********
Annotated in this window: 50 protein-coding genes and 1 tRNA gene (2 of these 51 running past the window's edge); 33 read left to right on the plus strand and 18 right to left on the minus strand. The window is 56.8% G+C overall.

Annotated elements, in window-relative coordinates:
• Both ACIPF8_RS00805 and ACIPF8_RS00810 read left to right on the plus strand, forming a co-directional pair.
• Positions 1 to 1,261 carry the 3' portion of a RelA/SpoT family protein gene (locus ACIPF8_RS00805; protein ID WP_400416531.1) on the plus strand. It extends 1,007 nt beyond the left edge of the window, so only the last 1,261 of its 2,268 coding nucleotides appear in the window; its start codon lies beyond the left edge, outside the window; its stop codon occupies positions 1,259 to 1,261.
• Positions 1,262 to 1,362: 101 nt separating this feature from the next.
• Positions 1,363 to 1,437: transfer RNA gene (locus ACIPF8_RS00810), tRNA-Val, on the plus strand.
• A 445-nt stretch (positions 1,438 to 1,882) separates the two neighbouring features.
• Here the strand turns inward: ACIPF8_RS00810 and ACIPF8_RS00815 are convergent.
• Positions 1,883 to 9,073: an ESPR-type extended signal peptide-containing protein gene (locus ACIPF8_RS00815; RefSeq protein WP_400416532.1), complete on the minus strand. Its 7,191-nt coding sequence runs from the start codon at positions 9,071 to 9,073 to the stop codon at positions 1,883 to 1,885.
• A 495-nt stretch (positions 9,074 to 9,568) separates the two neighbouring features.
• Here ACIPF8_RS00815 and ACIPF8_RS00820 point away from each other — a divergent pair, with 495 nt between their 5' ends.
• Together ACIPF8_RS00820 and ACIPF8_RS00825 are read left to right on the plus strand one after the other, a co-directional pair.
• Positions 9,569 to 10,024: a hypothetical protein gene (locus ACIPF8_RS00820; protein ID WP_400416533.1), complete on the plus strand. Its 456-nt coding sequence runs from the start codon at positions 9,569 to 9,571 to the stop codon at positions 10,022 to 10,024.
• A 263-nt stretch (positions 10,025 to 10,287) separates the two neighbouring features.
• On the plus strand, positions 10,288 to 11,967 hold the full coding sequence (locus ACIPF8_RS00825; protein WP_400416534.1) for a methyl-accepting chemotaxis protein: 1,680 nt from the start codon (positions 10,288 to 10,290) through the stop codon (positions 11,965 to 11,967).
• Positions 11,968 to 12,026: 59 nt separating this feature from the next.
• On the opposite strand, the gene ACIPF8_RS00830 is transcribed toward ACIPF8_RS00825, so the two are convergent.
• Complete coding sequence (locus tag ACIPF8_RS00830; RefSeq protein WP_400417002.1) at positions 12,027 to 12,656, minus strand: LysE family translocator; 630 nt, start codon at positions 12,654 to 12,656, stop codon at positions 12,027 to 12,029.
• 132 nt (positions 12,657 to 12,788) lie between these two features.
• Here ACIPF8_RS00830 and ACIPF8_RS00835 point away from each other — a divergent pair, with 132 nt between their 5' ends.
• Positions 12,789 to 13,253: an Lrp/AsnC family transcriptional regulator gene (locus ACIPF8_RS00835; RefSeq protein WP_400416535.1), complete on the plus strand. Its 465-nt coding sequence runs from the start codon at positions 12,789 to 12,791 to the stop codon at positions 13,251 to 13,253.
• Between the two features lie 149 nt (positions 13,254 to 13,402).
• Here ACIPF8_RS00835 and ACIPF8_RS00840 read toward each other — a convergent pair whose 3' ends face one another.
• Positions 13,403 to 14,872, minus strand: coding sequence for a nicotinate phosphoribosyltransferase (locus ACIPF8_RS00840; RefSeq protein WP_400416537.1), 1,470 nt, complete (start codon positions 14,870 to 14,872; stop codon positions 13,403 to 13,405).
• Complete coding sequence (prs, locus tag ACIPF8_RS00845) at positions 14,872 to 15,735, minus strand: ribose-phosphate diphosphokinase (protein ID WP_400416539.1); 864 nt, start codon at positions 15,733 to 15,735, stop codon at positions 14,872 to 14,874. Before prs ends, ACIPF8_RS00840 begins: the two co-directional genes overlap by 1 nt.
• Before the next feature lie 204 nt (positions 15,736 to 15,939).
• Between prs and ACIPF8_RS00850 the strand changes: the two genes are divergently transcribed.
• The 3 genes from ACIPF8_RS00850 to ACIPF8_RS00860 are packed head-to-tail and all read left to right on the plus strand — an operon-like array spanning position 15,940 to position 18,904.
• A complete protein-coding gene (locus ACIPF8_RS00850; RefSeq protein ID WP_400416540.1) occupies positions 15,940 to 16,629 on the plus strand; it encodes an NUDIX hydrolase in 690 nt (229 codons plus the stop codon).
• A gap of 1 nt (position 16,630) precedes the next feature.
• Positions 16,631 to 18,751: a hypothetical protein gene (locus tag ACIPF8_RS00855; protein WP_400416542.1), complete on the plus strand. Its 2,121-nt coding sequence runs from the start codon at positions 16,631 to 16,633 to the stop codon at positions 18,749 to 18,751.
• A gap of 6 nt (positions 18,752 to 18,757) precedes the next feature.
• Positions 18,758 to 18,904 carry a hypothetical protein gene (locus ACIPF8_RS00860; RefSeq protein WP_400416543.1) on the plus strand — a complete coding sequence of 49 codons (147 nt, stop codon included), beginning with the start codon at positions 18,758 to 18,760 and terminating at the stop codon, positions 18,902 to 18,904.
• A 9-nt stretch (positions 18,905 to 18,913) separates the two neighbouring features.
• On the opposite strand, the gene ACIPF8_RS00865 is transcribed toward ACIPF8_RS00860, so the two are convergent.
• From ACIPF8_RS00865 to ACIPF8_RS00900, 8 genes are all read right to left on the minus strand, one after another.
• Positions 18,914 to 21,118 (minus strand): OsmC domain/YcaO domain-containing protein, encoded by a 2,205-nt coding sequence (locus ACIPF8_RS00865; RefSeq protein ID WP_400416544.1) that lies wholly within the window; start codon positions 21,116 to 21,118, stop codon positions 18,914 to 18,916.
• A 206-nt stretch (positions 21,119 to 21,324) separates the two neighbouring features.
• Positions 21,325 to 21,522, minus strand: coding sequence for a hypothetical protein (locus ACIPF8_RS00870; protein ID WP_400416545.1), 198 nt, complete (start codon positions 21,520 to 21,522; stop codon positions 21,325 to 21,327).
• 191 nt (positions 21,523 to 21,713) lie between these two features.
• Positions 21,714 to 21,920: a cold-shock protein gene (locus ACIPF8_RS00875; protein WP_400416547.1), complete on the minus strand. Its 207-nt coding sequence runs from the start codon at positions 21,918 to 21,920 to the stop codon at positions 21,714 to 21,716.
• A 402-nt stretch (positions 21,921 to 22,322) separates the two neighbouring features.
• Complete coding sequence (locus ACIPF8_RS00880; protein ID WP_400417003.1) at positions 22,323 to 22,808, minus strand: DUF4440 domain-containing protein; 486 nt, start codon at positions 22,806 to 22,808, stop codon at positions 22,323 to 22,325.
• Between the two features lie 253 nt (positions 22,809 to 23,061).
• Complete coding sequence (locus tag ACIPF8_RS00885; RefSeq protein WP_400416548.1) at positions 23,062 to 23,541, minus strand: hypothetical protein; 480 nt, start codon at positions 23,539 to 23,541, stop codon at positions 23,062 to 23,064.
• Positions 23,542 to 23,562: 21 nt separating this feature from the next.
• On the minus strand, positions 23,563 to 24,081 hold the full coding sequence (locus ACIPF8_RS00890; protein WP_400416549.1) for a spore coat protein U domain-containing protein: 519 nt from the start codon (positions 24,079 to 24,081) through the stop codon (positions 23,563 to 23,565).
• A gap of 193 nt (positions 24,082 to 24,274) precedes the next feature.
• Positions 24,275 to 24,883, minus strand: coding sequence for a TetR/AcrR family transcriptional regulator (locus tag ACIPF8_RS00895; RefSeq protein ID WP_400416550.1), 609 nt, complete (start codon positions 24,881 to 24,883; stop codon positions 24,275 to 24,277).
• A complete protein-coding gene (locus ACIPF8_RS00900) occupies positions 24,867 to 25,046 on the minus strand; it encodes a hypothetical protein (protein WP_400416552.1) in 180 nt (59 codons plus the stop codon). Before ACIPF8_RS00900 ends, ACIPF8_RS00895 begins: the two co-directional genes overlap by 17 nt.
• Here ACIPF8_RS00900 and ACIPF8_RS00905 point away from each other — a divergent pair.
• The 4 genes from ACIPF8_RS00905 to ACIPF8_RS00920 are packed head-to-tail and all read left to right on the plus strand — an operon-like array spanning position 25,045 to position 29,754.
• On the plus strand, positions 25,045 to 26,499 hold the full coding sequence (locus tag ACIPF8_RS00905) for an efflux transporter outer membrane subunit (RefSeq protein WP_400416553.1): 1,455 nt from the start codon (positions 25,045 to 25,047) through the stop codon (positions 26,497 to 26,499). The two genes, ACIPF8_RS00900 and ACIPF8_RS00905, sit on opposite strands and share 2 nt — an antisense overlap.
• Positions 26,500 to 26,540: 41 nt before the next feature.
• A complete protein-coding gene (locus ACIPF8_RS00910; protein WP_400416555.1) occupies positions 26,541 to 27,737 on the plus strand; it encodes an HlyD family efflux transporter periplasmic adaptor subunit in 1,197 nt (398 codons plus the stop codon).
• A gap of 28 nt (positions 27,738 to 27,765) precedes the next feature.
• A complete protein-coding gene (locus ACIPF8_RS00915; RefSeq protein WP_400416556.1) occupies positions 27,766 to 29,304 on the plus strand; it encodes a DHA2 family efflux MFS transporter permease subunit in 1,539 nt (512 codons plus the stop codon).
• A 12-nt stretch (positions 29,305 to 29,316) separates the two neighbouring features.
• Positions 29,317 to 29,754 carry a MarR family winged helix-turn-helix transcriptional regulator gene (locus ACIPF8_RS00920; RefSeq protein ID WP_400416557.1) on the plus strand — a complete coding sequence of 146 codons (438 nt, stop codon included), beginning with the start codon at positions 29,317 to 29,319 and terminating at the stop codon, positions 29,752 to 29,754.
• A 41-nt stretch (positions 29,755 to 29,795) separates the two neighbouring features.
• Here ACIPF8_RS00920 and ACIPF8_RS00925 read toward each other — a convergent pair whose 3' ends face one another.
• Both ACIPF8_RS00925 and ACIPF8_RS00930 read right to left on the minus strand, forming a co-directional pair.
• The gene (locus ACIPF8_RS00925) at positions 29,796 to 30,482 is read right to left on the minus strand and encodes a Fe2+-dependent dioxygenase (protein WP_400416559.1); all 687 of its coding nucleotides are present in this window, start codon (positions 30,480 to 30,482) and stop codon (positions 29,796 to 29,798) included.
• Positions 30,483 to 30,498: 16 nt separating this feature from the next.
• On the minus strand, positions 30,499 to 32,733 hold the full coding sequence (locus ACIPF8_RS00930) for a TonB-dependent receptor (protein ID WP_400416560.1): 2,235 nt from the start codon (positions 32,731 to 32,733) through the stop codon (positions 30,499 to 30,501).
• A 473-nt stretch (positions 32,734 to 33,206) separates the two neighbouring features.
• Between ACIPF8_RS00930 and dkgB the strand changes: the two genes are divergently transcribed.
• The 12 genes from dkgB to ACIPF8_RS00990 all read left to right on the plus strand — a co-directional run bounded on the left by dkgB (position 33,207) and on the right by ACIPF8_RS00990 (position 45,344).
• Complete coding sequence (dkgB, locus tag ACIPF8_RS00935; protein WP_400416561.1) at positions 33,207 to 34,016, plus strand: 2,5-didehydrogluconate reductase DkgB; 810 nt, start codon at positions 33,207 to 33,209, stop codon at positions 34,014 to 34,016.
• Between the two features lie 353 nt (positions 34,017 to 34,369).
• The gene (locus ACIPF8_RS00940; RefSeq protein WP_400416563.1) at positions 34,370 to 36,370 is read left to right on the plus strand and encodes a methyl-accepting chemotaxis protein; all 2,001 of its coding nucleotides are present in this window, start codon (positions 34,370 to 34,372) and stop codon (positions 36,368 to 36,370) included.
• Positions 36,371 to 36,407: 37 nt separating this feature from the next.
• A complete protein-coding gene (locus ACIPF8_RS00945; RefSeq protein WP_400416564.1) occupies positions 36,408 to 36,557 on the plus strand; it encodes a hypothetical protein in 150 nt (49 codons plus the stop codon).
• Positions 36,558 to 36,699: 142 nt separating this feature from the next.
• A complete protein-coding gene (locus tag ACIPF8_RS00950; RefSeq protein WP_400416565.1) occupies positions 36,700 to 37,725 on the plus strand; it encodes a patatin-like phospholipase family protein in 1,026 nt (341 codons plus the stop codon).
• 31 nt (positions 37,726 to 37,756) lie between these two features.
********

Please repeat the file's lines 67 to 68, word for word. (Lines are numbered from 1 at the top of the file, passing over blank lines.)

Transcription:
• Between ACIPF8_RS00930 and dkgB the strand changes: the two genes are divergently transcribed.
• The 12 genes from dkgB to ACIPF8_RS00990 all read left to right on the plus strand — a co-directional run bounded on the left by dkgB (position 33,207) and on the right by ACIPF8_RS00990 (position 45,344).